Thursday 9th July to Friday 10th July 2015
Thursday was classified as a rest day and now I can say that it only seems to have been a rest day for the engine - on a day when quite clearly it was marked next to it "Not required" the engine sat idle.
On the other hand, by the end of it we had logged up 17000 steps.
It all started first thing - well after 9 am anyway - all four of us were off into Egham - Diane and I wanted to show a ship's decanter to Sue, which subsequently she declined but we purchased it - at a further reduced price; there was coffee to drink and shops to be shopped in - no milk required today.
Oh, and by the way, the sun was gloriously streaming down increasing the heat we were generating just walking there and back.
After a break for lunch, it was time for some more walking - this time we wanted to see the memorials to Magna Carta and also to John F Kennedy; and then further on there was the Royal Air Force memorial to the airmen and women who did not return from WWII.
The sun had not reduced in intensity; we did our best to avoid a herd of cows, satisfying the bovine-ophobic amongst us.
The Magna Carta memorial was organised and paid for by the American Bar Association as a mark of respect to the influence of this document on their own constitution.
The field alongside was implanted with a sculpture of 12 chairs representing the jury system - an important part of Magna Carta - the legal right to having the opportunity to defend accusations made against you.
A little further along we visited part of the United States - a 1 acre section of land granted to the US and formally part of the US, where a memorial to JFK has been created - JFK being a proponent of the virtues held in Magna Carta.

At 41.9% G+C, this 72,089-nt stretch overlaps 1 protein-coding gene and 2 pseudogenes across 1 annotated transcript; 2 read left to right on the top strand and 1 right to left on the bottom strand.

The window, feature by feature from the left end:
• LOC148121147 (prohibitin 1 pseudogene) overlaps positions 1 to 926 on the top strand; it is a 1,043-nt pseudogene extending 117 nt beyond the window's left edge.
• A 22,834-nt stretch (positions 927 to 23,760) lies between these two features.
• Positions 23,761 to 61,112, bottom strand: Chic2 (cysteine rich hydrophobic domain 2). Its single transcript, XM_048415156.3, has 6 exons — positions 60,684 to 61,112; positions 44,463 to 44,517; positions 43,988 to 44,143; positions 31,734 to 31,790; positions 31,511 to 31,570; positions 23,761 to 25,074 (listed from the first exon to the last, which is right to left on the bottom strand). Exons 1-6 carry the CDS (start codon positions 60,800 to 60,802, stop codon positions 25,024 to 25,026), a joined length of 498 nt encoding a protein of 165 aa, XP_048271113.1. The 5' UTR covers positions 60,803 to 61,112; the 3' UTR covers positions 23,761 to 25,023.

It was at this point that we left Sue behind, the next part of the journey being well and truly uphill.
The walk itself is not too bad, but coupled with all of our earlier travels, the top of the hill was very pleasing to see and just a little bit around the corner we came across the RAF memorial.
We have seen a number of these memorials to people from both world wars - in
and, of course, back home, and it continues to highlight the futility of war,
but it never lessens the value of the lives lost forever. France
There is an upper viewing level from where we could see from Windsor and beyond in one direction, all the way across the Thames Valley to London; including Heathrow and Wembley - icons of Engand today.
Fortunately, the return trip was all down hill and in much less time than it took to go up, we were down again and Andy was reunited with Sue, we all rested for a bit before heading back to the boats.
Whether it had anything to do with the amount of walking from that day or talk about what might lay in the grass through which the public footpaths traversed, but Diane woke up with tales of the appearance of snakes in great numbers - all in her dreams.
It did take her most of the day to eventually get over it, but not a case of Snakes on a Plane, but clearly Snakes on a Boat.
After a "rest" day it was more cruising - this time as far as Windsor and hopefully a mooring - we would like to visit the castle and be able to cross that one off the must-do list.
Just a few miles and a couple of locks - we found a spot to moor up; Andy and Sue were able to get in close enough; with our fat-bottomed boat we were not so lucky and decided to breast up next to nb Festina Lente.
|No it's not Doug and James, but these boys are having fun anyway|
|The swans are gathering for the swan-upping to take place soon - and probably|
for food from anyone near
|The view from the back of the boat|
|This Morris Cowley was outside the pub and as we showed some interest in it,|
the owner came over to show us a bit more about ...
|...including the small engine with its 7 gallon fuel tank (small black box just under|
the engine cowling)
6 Miles, 2 Locks
YTD: 540 Miles, 318 Locks, 12 Tunnels, 2
Lift Bridges, 13 Swing Bridges
Totals: 3434 Miles, 2439 Locks, 110 Tunnels, 36
164 Swing Bridges